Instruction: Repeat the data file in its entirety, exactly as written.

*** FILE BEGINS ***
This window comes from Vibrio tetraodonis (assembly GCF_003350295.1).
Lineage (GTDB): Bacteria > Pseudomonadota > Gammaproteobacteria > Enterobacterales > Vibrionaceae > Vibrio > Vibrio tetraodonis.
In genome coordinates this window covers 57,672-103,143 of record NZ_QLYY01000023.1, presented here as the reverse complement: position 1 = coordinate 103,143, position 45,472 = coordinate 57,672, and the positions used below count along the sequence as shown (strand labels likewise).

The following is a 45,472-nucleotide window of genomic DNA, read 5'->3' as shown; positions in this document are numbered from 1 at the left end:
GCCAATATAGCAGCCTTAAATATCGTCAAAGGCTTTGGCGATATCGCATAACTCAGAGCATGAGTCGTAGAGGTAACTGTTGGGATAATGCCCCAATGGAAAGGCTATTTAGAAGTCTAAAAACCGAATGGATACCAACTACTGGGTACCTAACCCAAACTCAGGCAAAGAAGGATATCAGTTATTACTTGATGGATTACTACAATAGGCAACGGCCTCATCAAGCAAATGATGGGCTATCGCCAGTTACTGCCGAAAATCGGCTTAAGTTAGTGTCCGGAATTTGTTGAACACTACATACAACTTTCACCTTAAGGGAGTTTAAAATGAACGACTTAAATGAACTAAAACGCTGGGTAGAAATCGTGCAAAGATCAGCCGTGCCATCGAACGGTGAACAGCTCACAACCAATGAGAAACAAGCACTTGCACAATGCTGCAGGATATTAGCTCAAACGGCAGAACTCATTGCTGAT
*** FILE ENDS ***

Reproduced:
This window comes from Vibrio tetraodonis (assembly GCF_003350295.1).
Lineage (GTDB): Bacteria > Pseudomonadota > Gammaproteobacteria > Enterobacterales > Vibrionaceae > Vibrio > Vibrio tetraodonis.
In genome coordinates this window covers 57,672-103,143 of record NZ_QLYY01000023.1, presented here as the reverse complement: position 1 = coordinate 103,143, position 45,472 = coordinate 57,672, and the positions used below count along the sequence as shown (strand labels likewise).

The following is a 45,472-nucleotide window of genomic DNA, read 5'->3' as shown; positions in this document are numbered from 1 at the left end:
GCCAATATAGCAGCCTTAAATATCGTCAAAGGCTTTGGCGATATCGCATAACTCAGAGCATGAGTCGTAGAGGTAACTGTTGGGATAATGCCCCAATGGAAAGGCTATTTAGAAGTCTAAAAACCGAATGGATACCAACTACTGGGTACCTAACCCAAACTCAGGCAAAGAAGGATATCAGTTATTACTTGATGGATTACTACAATAGGCAACGGCCTCATCAAGCAAATGATGGGCTATCGCCAGTTACTGCCGAAAATCGGCTTAAGTTAGTGTCCGGAATTTGTTGAACACTACATACAACTTTCACCTTAAGGGAGTTTAAAATGAACGACTTAAATGAACTAAAACGCTGGGTAGAAATCGTGCAAAGATCAGCCGTGCCATCGAACGGTGAACAGCTCACAACCAATGAGAAACAAGCACTTGCACAATGCTGCAGGATATTAGCTCAAACGGCAGAACTCATTGCTGAT